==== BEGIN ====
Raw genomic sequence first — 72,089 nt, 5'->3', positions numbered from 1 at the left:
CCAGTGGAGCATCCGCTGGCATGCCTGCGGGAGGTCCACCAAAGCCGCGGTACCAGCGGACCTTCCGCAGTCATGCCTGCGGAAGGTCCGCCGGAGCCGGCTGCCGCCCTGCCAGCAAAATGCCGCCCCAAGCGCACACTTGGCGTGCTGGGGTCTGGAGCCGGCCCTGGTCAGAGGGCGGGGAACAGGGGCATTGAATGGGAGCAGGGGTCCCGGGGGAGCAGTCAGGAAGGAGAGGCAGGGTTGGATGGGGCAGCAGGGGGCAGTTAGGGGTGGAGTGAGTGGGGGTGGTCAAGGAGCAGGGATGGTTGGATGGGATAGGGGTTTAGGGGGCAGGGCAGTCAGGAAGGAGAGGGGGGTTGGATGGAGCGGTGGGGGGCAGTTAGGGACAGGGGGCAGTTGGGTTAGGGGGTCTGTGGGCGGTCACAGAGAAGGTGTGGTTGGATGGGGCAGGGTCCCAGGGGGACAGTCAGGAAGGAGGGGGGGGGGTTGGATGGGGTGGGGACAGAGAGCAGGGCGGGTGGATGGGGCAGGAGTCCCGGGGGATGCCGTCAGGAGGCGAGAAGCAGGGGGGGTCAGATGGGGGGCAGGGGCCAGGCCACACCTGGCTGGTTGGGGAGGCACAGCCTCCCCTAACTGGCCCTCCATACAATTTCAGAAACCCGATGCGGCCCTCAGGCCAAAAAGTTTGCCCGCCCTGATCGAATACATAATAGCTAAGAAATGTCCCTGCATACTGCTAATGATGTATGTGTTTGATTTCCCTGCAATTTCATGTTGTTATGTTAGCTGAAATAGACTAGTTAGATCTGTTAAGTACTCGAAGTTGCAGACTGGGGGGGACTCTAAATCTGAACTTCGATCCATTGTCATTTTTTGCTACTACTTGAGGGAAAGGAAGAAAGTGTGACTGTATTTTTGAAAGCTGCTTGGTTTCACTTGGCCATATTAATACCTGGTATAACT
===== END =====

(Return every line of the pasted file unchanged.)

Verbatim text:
Raw genomic sequence first — 72,089 nt, 5'->3', positions numbered from 1 at the left:
CCAGTGGAGCATCCGCTGGCATGCCTGCGGGAGGTCCACCAAAGCCGCGGTACCAGCGGACCTTCCGCAGTCATGCCTGCGGAAGGTCCGCCGGAGCCGGCTGCCGCCCTGCCAGCAAAATGCCGCCCCAAGCGCACACTTGGCGTGCTGGGGTCTGGAGCCGGCCCTGGTCAGAGGGCGGGGAACAGGGGCATTGAATGGGAGCAGGGGTCCCGGGGGAGCAGTCAGGAAGGAGAGGCAGGGTTGGATGGGGCAGCAGGGGGCAGTTAGGGGTGGAGTGAGTGGGGGTGGTCAAGGAGCAGGGATGGTTGGATGGGATAGGGGTTTAGGGGGCAGGGCAGTCAGGAAGGAGAGGGGGGTTGGATGGAGCGGTGGGGGGCAGTTAGGGACAGGGGGCAGTTGGGTTAGGGGGTCTGTGGGCGGTCACAGAGAAGGTGTGGTTGGATGGGGCAGGGTCCCAGGGGGACAGTCAGGAAGGAGGGGGGGGGGTTGGATGGGGTGGGGACAGAGAGCAGGGCGGGTGGATGGGGCAGGAGTCCCGGGGGATGCCGTCAGGAGGCGAGAAGCAGGGGGGGTCAGATGGGGGGCAGGGGCCAGGCCACACCTGGCTGGTTGGGGAGGCACAGCCTCCCCTAACTGGCCCTCCATACAATTTCAGAAACCCGATGCGGCCCTCAGGCCAAAAAGTTTGCCCGCCCTGATCGAATACATAATAGCTAAGAAATGTCCCTGCATACTGCTAATGATGTATGTGTTTGATTTCCCTGCAATTTCATGTTGTTATGTTAGCTGAAATAGACTAGTTAGATCTGTTAAGTACTCGAAGTTGCAGACTGGGGGGGACTCTAAATCTGAACTTCGATCCATTGTCATTTTTTGCTACTACTTGAGGGAAAGGAAGAAAGTGTGACTGTATTTTTGAAAGCTGCTTGGTTTCACTTGGCCATATTAATACCTGGTATAACT